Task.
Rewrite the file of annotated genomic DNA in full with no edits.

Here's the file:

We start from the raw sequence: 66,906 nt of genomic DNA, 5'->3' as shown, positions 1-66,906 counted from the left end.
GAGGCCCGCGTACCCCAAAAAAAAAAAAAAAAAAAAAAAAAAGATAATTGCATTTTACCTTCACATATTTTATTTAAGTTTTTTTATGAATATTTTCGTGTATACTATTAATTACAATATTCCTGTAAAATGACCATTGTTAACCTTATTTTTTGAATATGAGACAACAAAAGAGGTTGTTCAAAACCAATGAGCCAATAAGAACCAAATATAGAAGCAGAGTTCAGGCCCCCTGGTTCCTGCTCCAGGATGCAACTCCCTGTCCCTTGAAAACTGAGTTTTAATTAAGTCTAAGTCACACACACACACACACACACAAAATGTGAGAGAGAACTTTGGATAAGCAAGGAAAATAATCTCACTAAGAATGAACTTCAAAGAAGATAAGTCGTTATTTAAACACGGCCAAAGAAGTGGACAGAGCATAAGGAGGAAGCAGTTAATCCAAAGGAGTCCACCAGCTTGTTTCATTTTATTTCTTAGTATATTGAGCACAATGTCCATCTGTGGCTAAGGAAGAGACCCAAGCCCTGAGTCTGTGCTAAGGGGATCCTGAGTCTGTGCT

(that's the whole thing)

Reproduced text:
We start from the raw sequence: 66,906 nt of genomic DNA, 5'->3' as shown, positions 1-66,906 counted from the left end.
GAGGCCCGCGTACCCCAAAAAAAAAAAAAAAAAAAAAAAAAAGATAATTGCATTTTACCTTCACATATTTTATTTAAGTTTTTTTATGAATATTTTCGTGTATACTATTAATTACAATATTCCTGTAAAATGACCATTGTTAACCTTATTTTTTGAATATGAGACAACAAAAGAGGTTGTTCAAAACCAATGAGCCAATAAGAACCAAATATAGAAGCAGAGTTCAGGCCCCCTGGTTCCTGCTCCAGGATGCAACTCCCTGTCCCTTGAAAACTGAGTTTTAATTAAGTCTAAGTCACACACACACACACACACACAAAATGTGAGAGAGAACTTTGGATAAGCAAGGAAAATAATCTCACTAAGAATGAACTTCAAAGAAGATAAGTCGTTATTTAAACACGGCCAAAGAAGTGGACAGAGCATAAGGAGGAAGCAGTTAATCCAAAGGAGTCCACCAGCTTGTTTCATTTTATTTCTTAGTATATTGAGCACAATGTCCATCTGTGGCTAAGGAAGAGACCCAAGCCCTGAGTCTGTGCTAAGGGGATCCTGAGTCTGTGCT